Consider how the following all-too-possible scenario and how you’d handle it.
Dr. Smith opens the door to the treatment room to find his 18-year-old patient, Ashley, white-faced and grimacing. He asks her how her day is going, and she says, “OK, except for the burn.”
Smith does a double-take, but Ashley shows no sign of sunburn. Upon inquiring further, Ashley explains that the staff had put her on the electrical stimulation unit—despite specific instructions in her chart that she not receive e-stim—and then left her alone in the treatment room.
What’s worse, Ashley had been trying to get the staff ’s attention several times to tell them the treatment was burning and stinging. They ignored her complaints, telling her it was normal. At the conclusion of her 10-minute session, after the pad was removed it revealed a 1.5-inch diameter burn. The staff told Ashley it must have been there before, and left her in the treatment room without alerting Smith to the incident.
The good and the bad
Have you ever spoken with a prospective patient, an employee, or patient who had a complaint about the products or services you provided? If you’ve been in practice for any length of time, the answer is likely to be “yes.”
On the other hand, have you ever had a person in your practice who raved about your products or services?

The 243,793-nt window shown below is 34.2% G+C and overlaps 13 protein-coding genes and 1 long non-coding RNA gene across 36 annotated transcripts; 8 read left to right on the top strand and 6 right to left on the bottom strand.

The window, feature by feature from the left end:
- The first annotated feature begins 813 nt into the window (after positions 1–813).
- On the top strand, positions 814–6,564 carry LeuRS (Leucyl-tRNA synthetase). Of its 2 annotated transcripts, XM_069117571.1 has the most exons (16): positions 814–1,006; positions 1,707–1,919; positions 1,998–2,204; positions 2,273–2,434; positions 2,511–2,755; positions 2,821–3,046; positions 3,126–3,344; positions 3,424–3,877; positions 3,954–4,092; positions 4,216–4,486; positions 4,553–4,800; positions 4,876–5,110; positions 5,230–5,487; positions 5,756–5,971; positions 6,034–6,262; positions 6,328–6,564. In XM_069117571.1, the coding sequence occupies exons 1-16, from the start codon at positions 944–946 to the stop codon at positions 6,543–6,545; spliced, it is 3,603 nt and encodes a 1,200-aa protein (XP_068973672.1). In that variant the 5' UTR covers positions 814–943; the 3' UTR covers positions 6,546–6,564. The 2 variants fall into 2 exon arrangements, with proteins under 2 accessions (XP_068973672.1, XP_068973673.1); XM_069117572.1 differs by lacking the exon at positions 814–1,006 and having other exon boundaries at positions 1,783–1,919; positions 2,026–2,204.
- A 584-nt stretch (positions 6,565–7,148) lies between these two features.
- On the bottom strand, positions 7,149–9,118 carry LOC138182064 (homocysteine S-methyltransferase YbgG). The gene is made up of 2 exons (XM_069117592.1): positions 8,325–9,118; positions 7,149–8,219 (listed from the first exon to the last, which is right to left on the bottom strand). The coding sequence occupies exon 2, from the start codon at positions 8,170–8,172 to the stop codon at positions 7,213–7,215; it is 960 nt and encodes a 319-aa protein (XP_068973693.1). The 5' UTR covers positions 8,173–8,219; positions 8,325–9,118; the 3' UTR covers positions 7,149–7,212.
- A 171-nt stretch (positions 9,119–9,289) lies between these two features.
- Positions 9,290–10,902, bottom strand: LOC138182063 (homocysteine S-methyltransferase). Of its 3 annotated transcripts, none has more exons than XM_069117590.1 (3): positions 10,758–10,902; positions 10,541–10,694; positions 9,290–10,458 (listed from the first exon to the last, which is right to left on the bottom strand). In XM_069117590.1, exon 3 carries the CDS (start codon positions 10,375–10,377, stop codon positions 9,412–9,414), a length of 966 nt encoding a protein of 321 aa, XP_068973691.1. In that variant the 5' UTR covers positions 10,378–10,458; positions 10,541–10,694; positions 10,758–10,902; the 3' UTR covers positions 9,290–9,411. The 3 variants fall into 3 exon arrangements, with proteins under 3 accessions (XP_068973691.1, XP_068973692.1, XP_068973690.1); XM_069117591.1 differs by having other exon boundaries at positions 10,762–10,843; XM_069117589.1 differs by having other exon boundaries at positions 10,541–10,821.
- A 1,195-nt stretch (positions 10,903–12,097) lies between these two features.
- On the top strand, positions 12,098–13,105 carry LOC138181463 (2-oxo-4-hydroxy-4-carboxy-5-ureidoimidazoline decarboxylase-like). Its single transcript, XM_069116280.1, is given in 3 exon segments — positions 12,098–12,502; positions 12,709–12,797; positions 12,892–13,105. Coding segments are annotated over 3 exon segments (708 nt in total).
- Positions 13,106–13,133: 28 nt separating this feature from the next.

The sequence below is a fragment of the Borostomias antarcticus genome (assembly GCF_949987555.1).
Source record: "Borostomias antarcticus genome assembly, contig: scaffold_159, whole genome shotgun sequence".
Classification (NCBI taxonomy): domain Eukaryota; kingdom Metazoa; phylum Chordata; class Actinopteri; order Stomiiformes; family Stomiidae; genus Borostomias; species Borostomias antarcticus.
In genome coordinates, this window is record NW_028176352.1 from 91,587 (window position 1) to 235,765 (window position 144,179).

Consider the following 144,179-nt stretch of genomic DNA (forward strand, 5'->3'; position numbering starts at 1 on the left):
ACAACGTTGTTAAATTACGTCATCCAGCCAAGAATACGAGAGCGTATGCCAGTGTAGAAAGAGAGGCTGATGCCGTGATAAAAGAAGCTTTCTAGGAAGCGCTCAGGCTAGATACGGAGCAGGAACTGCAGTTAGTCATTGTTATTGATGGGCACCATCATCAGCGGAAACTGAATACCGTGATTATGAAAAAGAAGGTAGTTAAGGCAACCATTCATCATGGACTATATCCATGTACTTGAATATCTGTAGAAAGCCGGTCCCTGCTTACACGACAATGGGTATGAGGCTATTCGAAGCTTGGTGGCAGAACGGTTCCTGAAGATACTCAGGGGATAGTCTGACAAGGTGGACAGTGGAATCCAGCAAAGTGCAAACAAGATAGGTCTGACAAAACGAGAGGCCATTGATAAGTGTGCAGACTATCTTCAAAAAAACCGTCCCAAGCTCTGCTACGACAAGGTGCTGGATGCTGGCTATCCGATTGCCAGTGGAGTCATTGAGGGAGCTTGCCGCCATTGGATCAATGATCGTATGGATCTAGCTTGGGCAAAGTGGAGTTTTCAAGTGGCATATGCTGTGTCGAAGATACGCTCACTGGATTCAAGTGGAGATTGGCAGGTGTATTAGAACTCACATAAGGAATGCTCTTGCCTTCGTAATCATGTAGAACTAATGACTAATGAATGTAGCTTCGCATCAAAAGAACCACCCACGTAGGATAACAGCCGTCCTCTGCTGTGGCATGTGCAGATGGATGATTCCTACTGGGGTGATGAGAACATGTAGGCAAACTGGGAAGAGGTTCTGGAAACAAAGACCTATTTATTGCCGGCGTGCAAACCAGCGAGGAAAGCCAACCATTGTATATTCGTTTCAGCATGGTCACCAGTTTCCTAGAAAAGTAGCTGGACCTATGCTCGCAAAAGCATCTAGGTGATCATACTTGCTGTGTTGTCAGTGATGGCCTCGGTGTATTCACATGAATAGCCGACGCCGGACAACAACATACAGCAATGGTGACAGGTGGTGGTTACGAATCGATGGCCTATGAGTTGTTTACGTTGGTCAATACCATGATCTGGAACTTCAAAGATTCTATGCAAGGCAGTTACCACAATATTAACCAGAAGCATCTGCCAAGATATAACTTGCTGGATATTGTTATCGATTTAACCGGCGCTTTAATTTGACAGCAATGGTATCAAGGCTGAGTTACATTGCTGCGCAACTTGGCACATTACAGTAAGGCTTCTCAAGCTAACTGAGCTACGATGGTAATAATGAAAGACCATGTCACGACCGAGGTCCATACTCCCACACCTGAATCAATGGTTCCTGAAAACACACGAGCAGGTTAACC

Again, the answer is probably “yes.” Most people enjoy the latter, while dreading the former. However, both criticism and praise are simply forms of communication.
No one likes to hear criticism. But sometimes that is exactly what you need to propel yourself and your practice to the next level. If someone takes the time to point out an error or concern, how you handle that conversation is paramount. Unfortunately, you probably weren’t trained in customer service, dispute resolution, or patient communication in school.
Here are eight tips to help you respond positively to negative feedback.
1. Change your mindset
Instead of dreading criticism, flip your perspective and see it as an opportunity to correct a problem you didn’t even know you had. While it can sometimes be hard to accept—step back and look at the information objectively. How can it help you to improve your processes or grow your practice?
2. Keep calm
This phrase has become quite popular recently, and it applies perfectly in regard to receiving criticism. When a patient is unhappy or dissatisfied, it can be stressful for everyone involved. But getting upset or taking it personally won’t help. Remain gracious, calm, and professional to have the best chance of a favorable outcome. In our scenario, Smith was understand- ably worried and upset about the situation, but he had to remain calm to help the patient stay calm.
3. Give thanks
Yes, thank the person for their time and insight. A business can’t improve and grow without feed- back. That’s all criticism is—feedback. If the person didn’t care about you or your business they probably wouldn’t have said a word. By opening the lines of communication, they’ve given you valuable information and an opportunity to turn the situation around.
With today’s instant communications, people have more options to express their dissatisfaction than ever before. They could post it on Facebook, send out a tweet, email their contacts, write a terrible review, and more. The fact that they took their valuable time to engage with you should be respected, appreciated, and acknowledged.